Floyd Kemske is the author of five novels, including four "corporate nightmares," that is, novels that use fantastic situations to approach the realities of office politics, reorganizations and, especially, the management of people by other people. Each of the four novels is told in a dry, satirical manner, but is as frightening and insightful as it is humorous. In each of these novels, Kemske plays with an established genre: the thriller in Lifetime Employment, science fiction in The Virtual Boss, horror in Human Resources, and serial killing (of businesses) in Labor Day. Kemske lives in Pepperell, Massachusetts.
All five of Kemske's novels are now available free in PDF format!
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THE THIRD LION: A Novel About Talleyrand. Talleyrand, one of history's most vilified and unprincipled men, was also one of its most civilized. This Machiavellian statesman helped make and break both the French Revolution and Napoleon.
"Kemske, best known for his quirky takes on latter-day organization men, smoothly shiftsTHE VIRTUAL BOSS. Everyone wishes for the perfect manager. But what would happen if our wishes came true? An adaptive, interactive software system learns each employee's needs and weaknesses, and then effectively exploits them. Kemske's most frightening primer on management.
gears to deliver a wryly engrossing historical novel." —Kirkus Reviews
$22.95 cloth, 224 pp., ISBN-0945774-37-0. Also available as an e-book.
"The most intriguing computer character since HAL in 2001." —Library JournalHUMAN RESOURCES. Corporate management is the use of humans as resources. So is vampirism. When a vampire is called in to turn an ailing biotech company around, reorganization takes on a much paler cast.
$19.95 cloth, 237 pp., ISBN 0-945774-22-2. Also available as an e-book.
"Kemske understands that some of what's going on in corporate America is so horribleLABOR DAY. In his fourth "corporate nightmare," Kemske looks at the world of union organizing and union busting. The result is a darkly comic labor of lies.
that only fantasy can adequately depict it." —Cleveland Plain Dealer
$12.95 paper, 224 pp., ISBN 0-945774-29-X. Also available as an e-book.
"[A]n entertaining look at the tribulations of working stiffs, wherever they toil."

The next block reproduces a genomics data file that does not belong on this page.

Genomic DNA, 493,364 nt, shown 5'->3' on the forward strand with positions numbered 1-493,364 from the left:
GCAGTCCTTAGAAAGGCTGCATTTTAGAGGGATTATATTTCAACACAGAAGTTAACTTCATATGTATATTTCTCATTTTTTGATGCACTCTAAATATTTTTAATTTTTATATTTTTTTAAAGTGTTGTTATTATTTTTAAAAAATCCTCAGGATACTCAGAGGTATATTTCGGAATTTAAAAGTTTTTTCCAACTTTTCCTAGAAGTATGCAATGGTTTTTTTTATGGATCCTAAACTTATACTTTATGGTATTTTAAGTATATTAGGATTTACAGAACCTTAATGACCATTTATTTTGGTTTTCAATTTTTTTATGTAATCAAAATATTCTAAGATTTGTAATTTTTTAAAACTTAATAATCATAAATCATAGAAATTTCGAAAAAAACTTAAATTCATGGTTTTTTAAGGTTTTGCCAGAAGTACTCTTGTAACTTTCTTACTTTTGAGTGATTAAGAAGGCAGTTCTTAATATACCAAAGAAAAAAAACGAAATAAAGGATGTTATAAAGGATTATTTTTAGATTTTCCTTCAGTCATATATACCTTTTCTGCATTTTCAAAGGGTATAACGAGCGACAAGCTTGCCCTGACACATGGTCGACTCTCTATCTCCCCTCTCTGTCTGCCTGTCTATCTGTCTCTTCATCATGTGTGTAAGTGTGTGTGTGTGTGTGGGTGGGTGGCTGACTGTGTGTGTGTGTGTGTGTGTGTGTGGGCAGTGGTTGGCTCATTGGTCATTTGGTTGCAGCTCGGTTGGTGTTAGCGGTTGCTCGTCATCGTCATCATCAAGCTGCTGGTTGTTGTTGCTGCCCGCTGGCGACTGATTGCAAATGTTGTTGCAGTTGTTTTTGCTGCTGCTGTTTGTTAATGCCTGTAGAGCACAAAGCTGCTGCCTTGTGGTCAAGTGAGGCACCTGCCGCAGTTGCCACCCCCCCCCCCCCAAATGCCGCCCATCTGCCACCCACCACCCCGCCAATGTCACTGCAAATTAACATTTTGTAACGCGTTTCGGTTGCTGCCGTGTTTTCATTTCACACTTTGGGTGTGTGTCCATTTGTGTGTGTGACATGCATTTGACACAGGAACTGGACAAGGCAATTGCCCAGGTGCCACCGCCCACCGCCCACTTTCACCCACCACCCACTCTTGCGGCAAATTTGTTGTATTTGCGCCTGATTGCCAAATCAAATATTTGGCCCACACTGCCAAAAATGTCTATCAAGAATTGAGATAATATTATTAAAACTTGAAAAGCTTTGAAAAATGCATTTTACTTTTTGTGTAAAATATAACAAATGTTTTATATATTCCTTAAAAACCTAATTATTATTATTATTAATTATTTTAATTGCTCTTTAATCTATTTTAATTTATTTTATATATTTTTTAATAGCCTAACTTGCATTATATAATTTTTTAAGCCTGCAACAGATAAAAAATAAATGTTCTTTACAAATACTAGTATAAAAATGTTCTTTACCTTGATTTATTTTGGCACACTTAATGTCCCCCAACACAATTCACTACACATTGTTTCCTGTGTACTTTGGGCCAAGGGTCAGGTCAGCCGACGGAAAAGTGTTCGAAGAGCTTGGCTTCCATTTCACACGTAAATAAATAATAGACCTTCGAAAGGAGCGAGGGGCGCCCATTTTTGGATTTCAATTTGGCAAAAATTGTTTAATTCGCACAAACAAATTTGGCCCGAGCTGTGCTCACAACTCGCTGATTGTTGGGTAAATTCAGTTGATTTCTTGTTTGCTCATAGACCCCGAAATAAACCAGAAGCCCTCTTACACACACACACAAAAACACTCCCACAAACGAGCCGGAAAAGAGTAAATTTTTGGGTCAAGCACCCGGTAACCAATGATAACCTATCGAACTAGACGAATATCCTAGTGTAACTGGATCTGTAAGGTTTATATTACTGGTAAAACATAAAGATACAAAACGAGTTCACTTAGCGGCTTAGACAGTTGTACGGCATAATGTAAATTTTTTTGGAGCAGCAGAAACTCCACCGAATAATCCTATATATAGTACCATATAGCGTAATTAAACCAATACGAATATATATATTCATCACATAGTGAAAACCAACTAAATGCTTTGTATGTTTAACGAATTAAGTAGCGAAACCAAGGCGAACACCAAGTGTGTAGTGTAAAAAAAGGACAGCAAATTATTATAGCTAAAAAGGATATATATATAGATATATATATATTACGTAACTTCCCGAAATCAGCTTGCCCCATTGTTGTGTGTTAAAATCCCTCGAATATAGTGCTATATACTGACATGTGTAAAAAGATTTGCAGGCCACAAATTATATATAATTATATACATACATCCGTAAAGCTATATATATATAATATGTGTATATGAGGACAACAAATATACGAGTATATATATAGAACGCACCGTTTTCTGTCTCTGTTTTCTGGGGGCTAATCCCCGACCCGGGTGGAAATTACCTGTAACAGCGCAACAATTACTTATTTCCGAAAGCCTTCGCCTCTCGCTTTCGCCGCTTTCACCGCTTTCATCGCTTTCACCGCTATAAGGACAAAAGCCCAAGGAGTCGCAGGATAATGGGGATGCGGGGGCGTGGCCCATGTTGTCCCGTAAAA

—New York Times Book Review
$22 cloth, 203 pp., ISBN-0945774-48-6. Also available as an e-book.LIFETIME EMPLOYMENT. Due to an extreme policy of lifetime employment, the only way to get ahead at Growth Services, Inc. is murder.
"Kemske blends black humor with a serious treatment of the individual's plight
within a closed, Kafkaesque society in his satiric first novel."
$19.95 cloth, 231 pp., ISBN 0-945774-18-4. Also available as an e-book.
More Praise for the Novels of Floyd Kemske
"There is more truth in [The Virtual Boss] than in all the consultants' babble for the next 12 months.
Oh, how I wish they would put him on the cover of Business Week!"
—David Warsh, Business Columnist, Boston Sunday Globe
"The Virtual Boss is a grimly funny parable, a timely novel."
—Los Angeles Times
"Like the best black comedy, Kemske creates worlds of the imagination that make the reader
first laugh, then blanch, and then grasp the painful plausibility."
—Boston Phoenix Literary Supplement
"Kemske, who may have started a new 'management novel' genre with Lifetime Employment, continues in that intriguing vein [in The Virtual Boss], creating the most perfect hell since Dante's Inferno and the most intriguing computer character since HAL in 2001."
"[Human Resources is] a wonderfully ambiguous and deliciously wicked tale
leavened by humor in a jugular vein."
"This tale of the Enlightenment's bitter end [The Third Lion] finds an apt teller in Kemske, who brings the irony and psychological acuity that his formidable protagonist demands."
"Told in a dry, matter-of-fact way, [Lifetime Employment] is a black comedy,
both hilarious and horrifying."
—St. Louis Post-Dispatch
"There are shades of Orwell, Kafka, and Woody Allen's Sleeper in The Virtual Boss."[The Virtual Boss is] a terrific read that crosses boundaries and will appeal to readers of all stripes."
Its scathing assessment of the corporate mentality is dead-on."
—Boston Sunday Herald.